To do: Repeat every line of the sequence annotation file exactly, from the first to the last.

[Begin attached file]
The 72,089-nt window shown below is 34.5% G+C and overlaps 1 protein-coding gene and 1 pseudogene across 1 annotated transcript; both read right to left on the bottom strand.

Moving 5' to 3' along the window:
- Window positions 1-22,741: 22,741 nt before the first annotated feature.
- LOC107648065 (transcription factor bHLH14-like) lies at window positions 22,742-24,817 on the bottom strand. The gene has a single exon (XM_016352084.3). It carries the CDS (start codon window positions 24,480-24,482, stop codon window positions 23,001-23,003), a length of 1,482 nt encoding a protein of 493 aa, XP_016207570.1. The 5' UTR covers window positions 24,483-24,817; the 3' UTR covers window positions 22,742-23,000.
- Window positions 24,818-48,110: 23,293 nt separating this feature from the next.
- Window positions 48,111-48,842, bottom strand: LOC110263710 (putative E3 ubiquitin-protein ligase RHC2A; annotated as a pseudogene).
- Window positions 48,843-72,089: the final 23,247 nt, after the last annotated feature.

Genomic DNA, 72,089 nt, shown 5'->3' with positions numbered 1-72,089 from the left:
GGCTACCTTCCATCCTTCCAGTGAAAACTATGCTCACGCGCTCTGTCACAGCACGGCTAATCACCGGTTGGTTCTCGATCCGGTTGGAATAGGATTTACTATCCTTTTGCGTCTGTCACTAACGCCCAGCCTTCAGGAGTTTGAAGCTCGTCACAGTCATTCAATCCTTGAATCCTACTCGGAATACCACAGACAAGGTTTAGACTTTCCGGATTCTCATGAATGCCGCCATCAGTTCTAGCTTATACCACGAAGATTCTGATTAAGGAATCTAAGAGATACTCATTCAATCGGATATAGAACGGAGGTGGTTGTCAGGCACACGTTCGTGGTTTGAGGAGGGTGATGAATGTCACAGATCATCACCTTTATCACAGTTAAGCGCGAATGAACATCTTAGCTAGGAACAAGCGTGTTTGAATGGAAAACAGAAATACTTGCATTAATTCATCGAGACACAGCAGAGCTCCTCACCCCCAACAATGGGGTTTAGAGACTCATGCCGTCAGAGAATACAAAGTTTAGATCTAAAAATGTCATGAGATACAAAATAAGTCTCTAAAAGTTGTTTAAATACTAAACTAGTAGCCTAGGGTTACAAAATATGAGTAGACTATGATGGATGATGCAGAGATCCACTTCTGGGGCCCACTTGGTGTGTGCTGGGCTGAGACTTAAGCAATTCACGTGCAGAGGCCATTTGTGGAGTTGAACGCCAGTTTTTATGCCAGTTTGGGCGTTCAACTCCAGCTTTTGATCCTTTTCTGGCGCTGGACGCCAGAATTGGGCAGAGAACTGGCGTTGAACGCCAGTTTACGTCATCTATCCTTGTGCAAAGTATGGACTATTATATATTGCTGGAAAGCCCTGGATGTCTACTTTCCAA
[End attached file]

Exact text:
The 72,089-nt window shown below is 34.5% G+C and overlaps 1 protein-coding gene and 1 pseudogene across 1 annotated transcript; both read right to left on the bottom strand.

Moving 5' to 3' along the window:
- Window positions 1-22,741: 22,741 nt before the first annotated feature.
- LOC107648065 (transcription factor bHLH14-like) lies at window positions 22,742-24,817 on the bottom strand. The gene has a single exon (XM_016352084.3). It carries the CDS (start codon window positions 24,480-24,482, stop codon window positions 23,001-23,003), a length of 1,482 nt encoding a protein of 493 aa, XP_016207570.1. The 5' UTR covers window positions 24,483-24,817; the 3' UTR covers window positions 22,742-23,000.
- Window positions 24,818-48,110: 23,293 nt separating this feature from the next.
- Window positions 48,111-48,842, bottom strand: LOC110263710 (putative E3 ubiquitin-protein ligase RHC2A; annotated as a pseudogene).
- Window positions 48,843-72,089: the final 23,247 nt, after the last annotated feature.

Genomic DNA, 72,089 nt, shown 5'->3' with positions numbered 1-72,089 from the left:
GGCTACCTTCCATCCTTCCAGTGAAAACTATGCTCACGCGCTCTGTCACAGCACGGCTAATCACCGGTTGGTTCTCGATCCGGTTGGAATAGGATTTACTATCCTTTTGCGTCTGTCACTAACGCCCAGCCTTCAGGAGTTTGAAGCTCGTCACAGTCATTCAATCCTTGAATCCTACTCGGAATACCACAGACAAGGTTTAGACTTTCCGGATTCTCATGAATGCCGCCATCAGTTCTAGCTTATACCACGAAGATTCTGATTAAGGAATCTAAGAGATACTCATTCAATCGGATATAGAACGGAGGTGGTTGTCAGGCACACGTTCGTGGTTTGAGGAGGGTGATGAATGTCACAGATCATCACCTTTATCACAGTTAAGCGCGAATGAACATCTTAGCTAGGAACAAGCGTGTTTGAATGGAAAACAGAAATACTTGCATTAATTCATCGAGACACAGCAGAGCTCCTCACCCCCAACAATGGGGTTTAGAGACTCATGCCGTCAGAGAATACAAAGTTTAGATCTAAAAATGTCATGAGATACAAAATAAGTCTCTAAAAGTTGTTTAAATACTAAACTAGTAGCCTAGGGTTACAAAATATGAGTAGACTATGATGGATGATGCAGAGATCCACTTCTGGGGCCCACTTGGTGTGTGCTGGGCTGAGACTTAAGCAATTCACGTGCAGAGGCCATTTGTGGAGTTGAACGCCAGTTTTTATGCCAGTTTGGGCGTTCAACTCCAGCTTTTGATCCTTTTCTGGCGCTGGACGCCAGAATTGGGCAGAGAACTGGCGTTGAACGCCAGTTTACGTCATCTATCCTTGTGCAAAGTATGGACTATTATATATTGCTGGAAAGCCCTGGATGTCTACTTTCCAA